Israel's National Airline Faces Uncertain Future
El Al will not be receiving a major investment it was counting on, and as a result, the future of Israel's national airline is very unclear. With the airline operating deep in the red for the past two years, analysts said that unless El Al moves quickly to either raise money or cut costs, the airline could find itself in serious financial trouble.
El Al has been a perennial money-loser, usually losing tens of millions of dollars a year.
The last time it made a profit was in 2010. The airline has not been state-owned since 2003, and around half the company's shares are currently in the public's hands, with the balance owned by a private investor group, the government, and the Histadrut labor union.
In April, FIMI, Israel's largest private investment fund, agreed to buy 47% of the airline, for which it would pay up to $75 million. The airline desperately needs the money to modernize its fleet and to prepare to compete with the expected onslaught of European carriers who will be offering discount fares, a result of the “Open Skies” agreement Israel signed with the European Union earlier this year.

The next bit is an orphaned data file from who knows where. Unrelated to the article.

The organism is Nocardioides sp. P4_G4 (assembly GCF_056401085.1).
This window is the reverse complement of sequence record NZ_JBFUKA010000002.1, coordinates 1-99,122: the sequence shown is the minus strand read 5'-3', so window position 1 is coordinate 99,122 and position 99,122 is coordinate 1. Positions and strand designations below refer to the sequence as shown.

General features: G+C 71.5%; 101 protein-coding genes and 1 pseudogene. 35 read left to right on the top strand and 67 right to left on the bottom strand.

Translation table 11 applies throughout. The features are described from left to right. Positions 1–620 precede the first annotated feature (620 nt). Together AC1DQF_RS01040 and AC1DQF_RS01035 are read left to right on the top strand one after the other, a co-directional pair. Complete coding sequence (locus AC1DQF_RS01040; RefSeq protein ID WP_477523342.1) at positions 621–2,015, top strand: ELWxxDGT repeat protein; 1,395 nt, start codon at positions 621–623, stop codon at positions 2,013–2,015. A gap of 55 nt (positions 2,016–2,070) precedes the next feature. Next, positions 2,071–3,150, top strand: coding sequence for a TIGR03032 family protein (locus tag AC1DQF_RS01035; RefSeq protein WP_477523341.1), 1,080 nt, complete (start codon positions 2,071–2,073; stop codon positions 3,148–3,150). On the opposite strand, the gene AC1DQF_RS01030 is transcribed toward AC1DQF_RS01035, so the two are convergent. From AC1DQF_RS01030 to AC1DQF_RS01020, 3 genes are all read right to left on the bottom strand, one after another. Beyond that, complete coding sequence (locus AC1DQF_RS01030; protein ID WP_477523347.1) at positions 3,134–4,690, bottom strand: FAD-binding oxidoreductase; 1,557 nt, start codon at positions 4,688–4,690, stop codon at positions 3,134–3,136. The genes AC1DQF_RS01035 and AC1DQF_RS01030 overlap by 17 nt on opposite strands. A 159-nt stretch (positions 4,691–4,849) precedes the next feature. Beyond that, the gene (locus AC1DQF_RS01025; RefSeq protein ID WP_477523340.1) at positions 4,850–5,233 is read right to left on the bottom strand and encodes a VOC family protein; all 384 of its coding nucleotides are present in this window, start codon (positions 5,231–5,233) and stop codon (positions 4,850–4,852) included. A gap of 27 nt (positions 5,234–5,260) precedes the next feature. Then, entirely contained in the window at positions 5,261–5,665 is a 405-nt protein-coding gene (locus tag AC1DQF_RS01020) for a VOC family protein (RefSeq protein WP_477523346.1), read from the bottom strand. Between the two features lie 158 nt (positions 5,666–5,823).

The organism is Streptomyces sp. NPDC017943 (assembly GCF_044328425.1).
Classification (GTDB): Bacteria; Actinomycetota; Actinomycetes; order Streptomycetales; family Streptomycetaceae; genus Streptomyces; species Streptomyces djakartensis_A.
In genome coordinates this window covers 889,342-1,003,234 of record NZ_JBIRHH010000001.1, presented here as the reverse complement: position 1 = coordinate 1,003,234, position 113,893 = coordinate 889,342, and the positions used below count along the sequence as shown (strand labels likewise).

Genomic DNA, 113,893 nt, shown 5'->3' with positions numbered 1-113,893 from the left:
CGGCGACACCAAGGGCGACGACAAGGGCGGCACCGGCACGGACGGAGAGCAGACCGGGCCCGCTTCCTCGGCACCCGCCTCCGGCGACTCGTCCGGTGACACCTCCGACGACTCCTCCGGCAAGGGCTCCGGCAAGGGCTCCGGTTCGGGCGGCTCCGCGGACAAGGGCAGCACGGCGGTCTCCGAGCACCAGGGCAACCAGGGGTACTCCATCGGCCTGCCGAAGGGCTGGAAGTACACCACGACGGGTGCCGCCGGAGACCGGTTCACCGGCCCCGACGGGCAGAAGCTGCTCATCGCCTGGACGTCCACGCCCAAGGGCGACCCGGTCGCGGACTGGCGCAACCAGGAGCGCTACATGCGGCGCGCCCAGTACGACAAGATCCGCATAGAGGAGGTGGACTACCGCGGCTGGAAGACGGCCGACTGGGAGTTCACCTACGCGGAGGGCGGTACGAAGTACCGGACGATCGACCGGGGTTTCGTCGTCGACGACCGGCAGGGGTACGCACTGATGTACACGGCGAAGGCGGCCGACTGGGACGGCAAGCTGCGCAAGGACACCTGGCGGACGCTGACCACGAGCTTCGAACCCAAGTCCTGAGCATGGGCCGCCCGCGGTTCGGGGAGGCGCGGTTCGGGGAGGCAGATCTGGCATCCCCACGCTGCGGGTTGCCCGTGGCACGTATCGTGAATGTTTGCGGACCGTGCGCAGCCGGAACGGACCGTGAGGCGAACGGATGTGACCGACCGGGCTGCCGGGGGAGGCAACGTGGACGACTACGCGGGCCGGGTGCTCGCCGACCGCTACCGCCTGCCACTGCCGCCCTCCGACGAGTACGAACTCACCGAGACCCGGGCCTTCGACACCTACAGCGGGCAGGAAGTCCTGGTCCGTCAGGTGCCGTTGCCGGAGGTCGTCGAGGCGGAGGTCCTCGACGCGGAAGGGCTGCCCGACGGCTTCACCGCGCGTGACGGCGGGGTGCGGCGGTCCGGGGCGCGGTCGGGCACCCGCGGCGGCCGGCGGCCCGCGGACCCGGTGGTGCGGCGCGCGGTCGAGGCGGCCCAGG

The deal with FIMI, however, was contingent on the airline's getting its labor house in order, and specifically negotiating a new contract with workers. Last spring, flights were delayed as employees went on strike over attempts by management to cut $22.5 million from the annual payroll. Unable to do so, the airline turned to the government, which threw El Al a lifeline by agreeing to cover nearly all the airline's security costs.
Still, the airline has lost money in 2013, and analysts say that the only way to make El Al profitable is to reduce the workforce.
The airline has about 6,000 employees and 40 planes, one of the highest ratio of employee to passenger of any airline in the world. But as it has been unable to make a deal with the union, FIMI said in a statement, it has “informed El Al that it is canceling the agreement to invest because the conditions had not been met,” that condition being the failure of reducing a new labor agreement.
El Al has not yet commented on the development.